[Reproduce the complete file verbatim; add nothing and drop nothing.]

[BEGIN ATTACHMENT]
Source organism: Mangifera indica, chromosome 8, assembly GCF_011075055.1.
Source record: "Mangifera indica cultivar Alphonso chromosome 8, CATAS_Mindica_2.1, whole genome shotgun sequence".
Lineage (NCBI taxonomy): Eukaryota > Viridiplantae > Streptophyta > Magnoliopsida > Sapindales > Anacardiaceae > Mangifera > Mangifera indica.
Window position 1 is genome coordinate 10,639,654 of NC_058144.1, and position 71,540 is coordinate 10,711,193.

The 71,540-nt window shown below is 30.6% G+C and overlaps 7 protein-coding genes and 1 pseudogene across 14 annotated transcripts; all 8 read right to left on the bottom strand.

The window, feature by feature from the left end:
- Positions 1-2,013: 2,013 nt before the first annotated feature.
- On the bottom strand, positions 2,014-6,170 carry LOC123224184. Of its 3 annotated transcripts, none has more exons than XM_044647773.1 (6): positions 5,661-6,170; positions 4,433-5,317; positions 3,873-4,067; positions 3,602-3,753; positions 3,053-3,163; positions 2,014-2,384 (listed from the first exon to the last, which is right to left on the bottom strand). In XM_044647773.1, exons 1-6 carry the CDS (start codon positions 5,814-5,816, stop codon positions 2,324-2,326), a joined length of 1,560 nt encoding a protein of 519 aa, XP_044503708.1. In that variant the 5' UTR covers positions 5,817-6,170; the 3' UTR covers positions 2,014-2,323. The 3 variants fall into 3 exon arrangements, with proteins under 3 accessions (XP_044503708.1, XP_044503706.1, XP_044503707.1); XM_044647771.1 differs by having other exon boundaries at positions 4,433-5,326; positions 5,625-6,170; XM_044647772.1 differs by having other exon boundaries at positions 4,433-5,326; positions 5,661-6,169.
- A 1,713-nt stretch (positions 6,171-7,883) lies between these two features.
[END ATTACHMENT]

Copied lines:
Source organism: Mangifera indica, chromosome 8, assembly GCF_011075055.1.
Source record: "Mangifera indica cultivar Alphonso chromosome 8, CATAS_Mindica_2.1, whole genome shotgun sequence".
Lineage (NCBI taxonomy): Eukaryota > Viridiplantae > Streptophyta > Magnoliopsida > Sapindales > Anacardiaceae > Mangifera > Mangifera indica.
Window position 1 is genome coordinate 10,639,654 of NC_058144.1, and position 71,540 is coordinate 10,711,193.

The 71,540-nt window shown below is 30.6% G+C and overlaps 7 protein-coding genes and 1 pseudogene across 14 annotated transcripts; all 8 read right to left on the bottom strand.

The window, feature by feature from the left end:
- Positions 1-2,013: 2,013 nt before the first annotated feature.
- On the bottom strand, positions 2,014-6,170 carry LOC123224184. Of its 3 annotated transcripts, none has more exons than XM_044647773.1 (6): positions 5,661-6,170; positions 4,433-5,317; positions 3,873-4,067; positions 3,602-3,753; positions 3,053-3,163; positions 2,014-2,384 (listed from the first exon to the last, which is right to left on the bottom strand). In XM_044647773.1, exons 1-6 carry the CDS (start codon positions 5,814-5,816, stop codon positions 2,324-2,326), a joined length of 1,560 nt encoding a protein of 519 aa, XP_044503708.1. In that variant the 5' UTR covers positions 5,817-6,170; the 3' UTR covers positions 2,014-2,323. The 3 variants fall into 3 exon arrangements, with proteins under 3 accessions (XP_044503708.1, XP_044503706.1, XP_044503707.1); XM_044647771.1 differs by having other exon boundaries at positions 4,433-5,326; positions 5,625-6,170; XM_044647772.1 differs by having other exon boundaries at positions 4,433-5,326; positions 5,661-6,169.
- A 1,713-nt stretch (positions 6,171-7,883) lies between these two features.